Swedroe: Scale’s Effect On Active Performance

January 18, 2017

However, Evans, Gil-Bazo and Lipson then demonstrated that instead of such expanding scope leading to superior performance, it negatively impacts subsequent performance even after controlling for effects related to fund size. Their results were robust to various tests. It serves as yet another example of successful active management sowing the seeds of its own destruction and the Peter principle (which posits that managers rise to the level of their incompetence) at work.

It is also worth noting the authors found symmetry in their results insofar as that, after a scope reduction, the poor performance of ostensibly worse managers is curtailed, thus providing further support to the scope hypothesis.

The authors concluded: “Our results suggest a significant diseconomy of scope exists with respect to performance similar to the diseconomies of scale previously highlighted and that, together, these two effects may explain the observed attenuation over time in abnormal relative mutual fund returns.”

More Explanations
There are yet other explanations for the difficulty that active managers have in delivering persistent outperformance beyond the problems of scale and scope. In our book, “The Incredible Shrinking Alpha,” Andrew Berkin and I provide four other explanations.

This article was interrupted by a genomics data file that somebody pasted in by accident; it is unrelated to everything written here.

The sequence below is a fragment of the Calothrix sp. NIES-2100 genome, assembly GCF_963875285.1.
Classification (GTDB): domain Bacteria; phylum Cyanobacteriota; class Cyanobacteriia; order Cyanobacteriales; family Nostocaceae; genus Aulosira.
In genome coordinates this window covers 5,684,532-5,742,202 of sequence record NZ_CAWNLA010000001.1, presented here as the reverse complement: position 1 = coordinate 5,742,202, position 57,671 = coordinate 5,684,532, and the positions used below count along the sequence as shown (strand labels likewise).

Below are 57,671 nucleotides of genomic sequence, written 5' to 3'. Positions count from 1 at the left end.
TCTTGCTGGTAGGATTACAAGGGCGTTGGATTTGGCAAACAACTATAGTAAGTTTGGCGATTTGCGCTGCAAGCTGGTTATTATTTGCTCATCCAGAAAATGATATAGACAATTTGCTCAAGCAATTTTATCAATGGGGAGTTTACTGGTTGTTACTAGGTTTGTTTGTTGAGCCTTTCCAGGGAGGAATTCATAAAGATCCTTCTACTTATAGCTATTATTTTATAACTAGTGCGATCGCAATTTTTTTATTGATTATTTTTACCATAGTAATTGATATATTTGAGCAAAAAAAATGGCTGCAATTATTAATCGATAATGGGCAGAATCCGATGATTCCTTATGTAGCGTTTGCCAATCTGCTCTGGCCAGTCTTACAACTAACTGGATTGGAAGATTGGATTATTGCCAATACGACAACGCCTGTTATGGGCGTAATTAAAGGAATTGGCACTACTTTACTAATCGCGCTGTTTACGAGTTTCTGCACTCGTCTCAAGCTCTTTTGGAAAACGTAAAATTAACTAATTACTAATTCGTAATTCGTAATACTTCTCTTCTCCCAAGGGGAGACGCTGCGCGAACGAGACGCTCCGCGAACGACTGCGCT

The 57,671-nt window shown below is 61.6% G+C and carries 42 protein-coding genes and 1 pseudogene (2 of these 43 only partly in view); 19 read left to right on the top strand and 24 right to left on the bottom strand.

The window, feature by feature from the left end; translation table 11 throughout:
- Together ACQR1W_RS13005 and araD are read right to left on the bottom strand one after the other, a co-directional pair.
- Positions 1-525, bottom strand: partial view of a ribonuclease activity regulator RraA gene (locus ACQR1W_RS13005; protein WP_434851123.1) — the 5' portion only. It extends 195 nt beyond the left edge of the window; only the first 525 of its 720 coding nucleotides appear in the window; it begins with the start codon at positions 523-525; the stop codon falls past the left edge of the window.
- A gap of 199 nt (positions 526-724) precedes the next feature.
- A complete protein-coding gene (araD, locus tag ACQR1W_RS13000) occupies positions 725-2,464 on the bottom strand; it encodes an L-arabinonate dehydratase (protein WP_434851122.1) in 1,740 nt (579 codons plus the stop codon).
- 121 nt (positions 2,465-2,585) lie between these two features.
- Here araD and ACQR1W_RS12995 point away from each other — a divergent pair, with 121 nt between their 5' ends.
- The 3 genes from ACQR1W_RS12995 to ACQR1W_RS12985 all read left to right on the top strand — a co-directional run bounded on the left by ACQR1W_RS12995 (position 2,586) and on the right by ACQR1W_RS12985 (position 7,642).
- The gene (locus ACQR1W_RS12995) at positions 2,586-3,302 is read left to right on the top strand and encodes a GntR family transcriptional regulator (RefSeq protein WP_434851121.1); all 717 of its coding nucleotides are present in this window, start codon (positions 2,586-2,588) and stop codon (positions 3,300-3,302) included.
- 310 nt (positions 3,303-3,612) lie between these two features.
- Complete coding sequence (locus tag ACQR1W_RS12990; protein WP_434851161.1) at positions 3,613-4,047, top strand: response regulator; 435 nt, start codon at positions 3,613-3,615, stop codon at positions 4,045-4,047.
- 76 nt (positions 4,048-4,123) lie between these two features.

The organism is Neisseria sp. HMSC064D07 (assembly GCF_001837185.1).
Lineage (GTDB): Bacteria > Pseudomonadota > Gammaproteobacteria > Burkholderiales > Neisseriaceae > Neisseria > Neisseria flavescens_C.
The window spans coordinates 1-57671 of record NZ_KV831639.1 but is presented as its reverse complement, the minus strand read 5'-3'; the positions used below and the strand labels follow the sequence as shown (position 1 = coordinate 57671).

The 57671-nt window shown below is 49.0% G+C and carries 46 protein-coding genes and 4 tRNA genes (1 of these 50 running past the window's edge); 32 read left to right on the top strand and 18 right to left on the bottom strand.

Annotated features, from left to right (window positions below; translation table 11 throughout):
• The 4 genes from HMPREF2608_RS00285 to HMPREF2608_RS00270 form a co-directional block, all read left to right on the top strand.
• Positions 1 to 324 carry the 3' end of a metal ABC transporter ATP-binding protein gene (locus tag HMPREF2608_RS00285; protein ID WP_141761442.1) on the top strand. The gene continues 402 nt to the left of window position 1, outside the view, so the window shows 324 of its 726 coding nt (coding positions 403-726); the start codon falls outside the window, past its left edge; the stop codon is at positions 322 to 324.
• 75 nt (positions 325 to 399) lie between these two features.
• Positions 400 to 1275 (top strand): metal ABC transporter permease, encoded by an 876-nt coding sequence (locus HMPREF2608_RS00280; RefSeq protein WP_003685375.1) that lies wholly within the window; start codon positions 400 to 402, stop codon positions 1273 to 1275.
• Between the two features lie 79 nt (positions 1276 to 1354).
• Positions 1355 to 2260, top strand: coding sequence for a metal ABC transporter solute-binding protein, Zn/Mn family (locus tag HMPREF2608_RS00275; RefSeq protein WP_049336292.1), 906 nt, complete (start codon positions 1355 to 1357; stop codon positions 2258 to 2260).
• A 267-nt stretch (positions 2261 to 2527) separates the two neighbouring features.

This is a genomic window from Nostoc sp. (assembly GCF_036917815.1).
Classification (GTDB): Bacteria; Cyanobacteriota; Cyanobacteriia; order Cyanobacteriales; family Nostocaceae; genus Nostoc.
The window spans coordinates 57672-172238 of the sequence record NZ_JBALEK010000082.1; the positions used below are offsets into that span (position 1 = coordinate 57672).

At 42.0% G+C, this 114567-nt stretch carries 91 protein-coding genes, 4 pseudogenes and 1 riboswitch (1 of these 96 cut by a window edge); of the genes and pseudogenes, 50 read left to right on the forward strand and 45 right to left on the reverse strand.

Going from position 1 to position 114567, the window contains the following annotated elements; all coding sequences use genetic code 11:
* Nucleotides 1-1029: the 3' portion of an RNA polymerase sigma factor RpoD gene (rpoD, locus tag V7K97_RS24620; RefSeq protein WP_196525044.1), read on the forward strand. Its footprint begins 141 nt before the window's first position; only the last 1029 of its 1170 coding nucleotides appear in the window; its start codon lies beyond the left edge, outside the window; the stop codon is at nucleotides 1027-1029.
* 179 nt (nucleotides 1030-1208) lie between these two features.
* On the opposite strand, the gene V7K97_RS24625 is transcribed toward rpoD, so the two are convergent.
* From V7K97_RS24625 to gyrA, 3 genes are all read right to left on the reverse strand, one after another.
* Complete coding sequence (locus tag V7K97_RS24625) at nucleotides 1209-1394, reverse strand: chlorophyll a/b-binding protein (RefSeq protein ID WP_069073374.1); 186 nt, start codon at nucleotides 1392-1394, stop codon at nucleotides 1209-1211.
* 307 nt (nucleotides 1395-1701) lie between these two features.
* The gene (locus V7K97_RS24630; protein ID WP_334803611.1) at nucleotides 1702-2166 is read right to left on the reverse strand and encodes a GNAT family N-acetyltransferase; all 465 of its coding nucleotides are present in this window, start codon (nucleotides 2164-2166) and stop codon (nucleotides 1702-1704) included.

First, while markets are not perfectly efficient, as there are many well-known anomalies, they are highly efficient, and the anomalies can be exploited through low-cost, passive strategies that use systematic approaches to capture well-known premiums. Academic research has been converting what once were sources of alpha, which active managers could exploit, into pure commodities, or beta (loading on some common factor, or characteristic).

For example, active managers used to generate alpha and claim outperformance simply by investing in small stocks, value stocks, momentum stocks and quality stocks. But that is no longer the case today because investors can access these investment factors through passively managed vehicles.

Second, to generate alpha, which even before expenses is a zero-sum game, active managers must have a victim to exploit. And the supply of victims (retail investors) has been shrinking persistently since World War II. Seventy years ago, about 90% of stocks were held directly by individual investors. Today that figure is less than 20%. In addition, 90% or more of trading is done by institutional investors. Thus, the competition is getting tougher as the supply of sheep that can be regularly sheared shrinks.


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